Billboards and signage
While we haven’t seen any healthcare brands taking advantage of advertising in 3D virtual spaces, financial services brand Mastercard provides an excellent example of how signage can be used. Check out these “venue billboards” in Decentraland that guide guests to Mastercard’s Pride Plaza:

Event integration
Buzz around major sporting and cultural events is already spreading to the metaverse, and healthcare brands can host conversations and experiences around these events, just as they do IRL. For inspiration, take a look at what NBCUniversal is doing. Its ad and programming partnerships are “giving viewers a deeper look into what’s cooking in the Top Chef kitchen and an exclusive 360-degree view of the Thanksgiving Day parade” and “bringing one of E!’s favorite hosts into Absolutland, a Coachella metaverse experience.”

Digital engagement
The metaverse has the potential to transform everything from customer service to patient engagement. Whether it’s immersive education about chronic condition management, gamification of healthy lifestyles or active participation in treatment, healthcare organizations can bet digital interactions will be part of the relationships between providers and patients in the future.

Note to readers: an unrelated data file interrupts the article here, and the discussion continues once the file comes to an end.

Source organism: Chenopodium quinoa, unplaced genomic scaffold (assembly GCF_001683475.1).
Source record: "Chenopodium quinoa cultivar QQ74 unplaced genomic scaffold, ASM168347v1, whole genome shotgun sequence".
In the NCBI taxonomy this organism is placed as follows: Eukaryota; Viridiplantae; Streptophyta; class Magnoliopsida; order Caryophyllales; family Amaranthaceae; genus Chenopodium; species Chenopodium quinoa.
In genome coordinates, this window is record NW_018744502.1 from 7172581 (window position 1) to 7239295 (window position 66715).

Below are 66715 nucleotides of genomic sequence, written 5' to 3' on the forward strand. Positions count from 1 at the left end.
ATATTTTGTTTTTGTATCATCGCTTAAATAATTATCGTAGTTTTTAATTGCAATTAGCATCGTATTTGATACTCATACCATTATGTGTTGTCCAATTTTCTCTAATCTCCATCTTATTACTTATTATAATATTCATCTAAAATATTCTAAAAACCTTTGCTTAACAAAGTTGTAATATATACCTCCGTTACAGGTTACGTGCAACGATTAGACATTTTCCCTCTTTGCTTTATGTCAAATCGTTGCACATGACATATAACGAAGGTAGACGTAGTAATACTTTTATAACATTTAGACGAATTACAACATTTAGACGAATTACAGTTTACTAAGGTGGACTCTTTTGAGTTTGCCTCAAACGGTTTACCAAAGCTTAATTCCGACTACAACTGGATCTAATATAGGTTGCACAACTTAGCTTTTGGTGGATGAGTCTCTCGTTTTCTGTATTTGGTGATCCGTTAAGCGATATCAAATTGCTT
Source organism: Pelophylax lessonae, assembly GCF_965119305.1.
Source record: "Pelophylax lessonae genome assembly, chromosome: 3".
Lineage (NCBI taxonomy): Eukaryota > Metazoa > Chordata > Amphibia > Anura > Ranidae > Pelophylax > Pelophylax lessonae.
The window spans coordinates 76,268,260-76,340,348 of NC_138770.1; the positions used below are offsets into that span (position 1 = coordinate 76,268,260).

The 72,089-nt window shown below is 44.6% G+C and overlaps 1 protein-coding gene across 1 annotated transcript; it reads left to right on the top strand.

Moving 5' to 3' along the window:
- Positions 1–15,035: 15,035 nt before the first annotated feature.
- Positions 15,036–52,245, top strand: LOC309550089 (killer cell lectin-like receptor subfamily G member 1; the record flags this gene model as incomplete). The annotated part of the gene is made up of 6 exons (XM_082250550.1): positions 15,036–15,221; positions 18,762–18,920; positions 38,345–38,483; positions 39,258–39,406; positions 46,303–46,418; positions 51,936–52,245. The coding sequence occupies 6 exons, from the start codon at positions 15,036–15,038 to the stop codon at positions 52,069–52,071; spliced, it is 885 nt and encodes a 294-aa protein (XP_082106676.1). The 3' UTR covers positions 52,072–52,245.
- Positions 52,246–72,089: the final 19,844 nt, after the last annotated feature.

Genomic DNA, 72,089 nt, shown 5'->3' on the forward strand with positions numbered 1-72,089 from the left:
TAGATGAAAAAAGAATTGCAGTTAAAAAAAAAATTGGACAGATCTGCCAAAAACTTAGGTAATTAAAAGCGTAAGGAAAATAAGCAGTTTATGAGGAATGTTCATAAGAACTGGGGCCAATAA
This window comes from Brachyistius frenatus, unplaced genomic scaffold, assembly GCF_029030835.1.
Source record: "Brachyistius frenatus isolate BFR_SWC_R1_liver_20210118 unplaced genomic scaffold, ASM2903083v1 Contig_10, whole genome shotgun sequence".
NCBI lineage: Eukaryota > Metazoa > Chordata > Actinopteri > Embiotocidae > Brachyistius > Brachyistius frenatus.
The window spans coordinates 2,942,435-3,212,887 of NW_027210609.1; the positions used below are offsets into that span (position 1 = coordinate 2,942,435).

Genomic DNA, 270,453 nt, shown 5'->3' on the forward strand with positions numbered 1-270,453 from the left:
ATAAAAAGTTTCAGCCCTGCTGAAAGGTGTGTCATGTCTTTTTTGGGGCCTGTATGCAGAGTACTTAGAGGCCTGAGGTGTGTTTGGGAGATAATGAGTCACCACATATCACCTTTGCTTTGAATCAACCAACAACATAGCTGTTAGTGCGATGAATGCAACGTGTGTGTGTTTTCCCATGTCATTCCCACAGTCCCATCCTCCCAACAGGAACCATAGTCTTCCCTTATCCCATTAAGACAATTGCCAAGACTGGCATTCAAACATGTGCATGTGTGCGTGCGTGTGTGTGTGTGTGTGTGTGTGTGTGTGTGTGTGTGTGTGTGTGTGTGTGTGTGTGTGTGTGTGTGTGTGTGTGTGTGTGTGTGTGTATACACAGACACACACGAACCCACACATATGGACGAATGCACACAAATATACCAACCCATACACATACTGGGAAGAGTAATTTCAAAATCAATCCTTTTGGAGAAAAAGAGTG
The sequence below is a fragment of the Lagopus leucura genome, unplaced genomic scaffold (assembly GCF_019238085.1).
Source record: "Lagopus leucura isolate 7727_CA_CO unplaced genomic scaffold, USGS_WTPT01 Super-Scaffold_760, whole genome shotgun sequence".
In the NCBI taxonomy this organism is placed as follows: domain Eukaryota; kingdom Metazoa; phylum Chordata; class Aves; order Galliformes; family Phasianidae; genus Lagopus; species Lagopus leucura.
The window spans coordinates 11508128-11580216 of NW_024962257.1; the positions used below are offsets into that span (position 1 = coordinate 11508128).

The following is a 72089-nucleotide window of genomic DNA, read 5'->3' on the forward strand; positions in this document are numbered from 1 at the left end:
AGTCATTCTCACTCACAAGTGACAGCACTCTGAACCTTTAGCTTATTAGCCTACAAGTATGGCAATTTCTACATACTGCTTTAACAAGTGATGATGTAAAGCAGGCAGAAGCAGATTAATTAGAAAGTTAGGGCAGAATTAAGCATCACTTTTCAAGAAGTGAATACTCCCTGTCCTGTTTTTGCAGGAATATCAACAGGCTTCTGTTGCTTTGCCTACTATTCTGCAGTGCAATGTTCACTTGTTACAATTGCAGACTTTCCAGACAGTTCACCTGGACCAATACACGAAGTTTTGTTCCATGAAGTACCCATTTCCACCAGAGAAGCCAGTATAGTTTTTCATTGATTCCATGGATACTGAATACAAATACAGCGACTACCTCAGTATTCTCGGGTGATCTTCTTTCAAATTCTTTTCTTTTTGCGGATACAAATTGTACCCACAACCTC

How payers and providers can get started in the metaverse

“In an unexpected break from the industry’s usual cautious approach to adopting new technologies,” explains PR Week, “leading life sciences organizations—everyone from CVS to Pfizer to Cedars-Sinai—are galloping forward… As varied as the early experiments are, there is an exciting common denominator: They’re all based on the belief that the industry can create new ways to blend physical and virtual worlds — and in the process, make people healthier.”

In addition, the metaverse represents a business opportunity for healthcare. As Alec Pollak, SVP of group omnichannel strategy for the FCB-owned agency says in PR Week, “The more that our clients and our internal teams learn today, the more they’ll be able to do as these worlds start to get more interconnected. The metaverse is going to be very, very good for the healthcare business.”

Currently, however, as we noted in June, the primary opportunity now is to test and learn in the metaverse without losing sight of your brand and how it serves its customers.

“Marketing has always looked to test innovative platforms,” reports Fast Company. “Meeting people where they are is a core tactic that remains true… Whether the metaverse is the future of human interaction in digital environments remains to be seen. For now, brands must explore it. But, in doing so, there’s another truth to hold on to: Brand integrity and managing consistency always matter, regardless of the platform.”

Media Post echoes this test and learn approach: “Plan a pilot. Learn from existing creators. Engage your audience in a meaningful way that adds value. Just as brands learned with Web2, any effort in Web3 should align with company mission and values, overindex in brand safety and revolve around a test-and-learn strategy tied to measurable objectives.”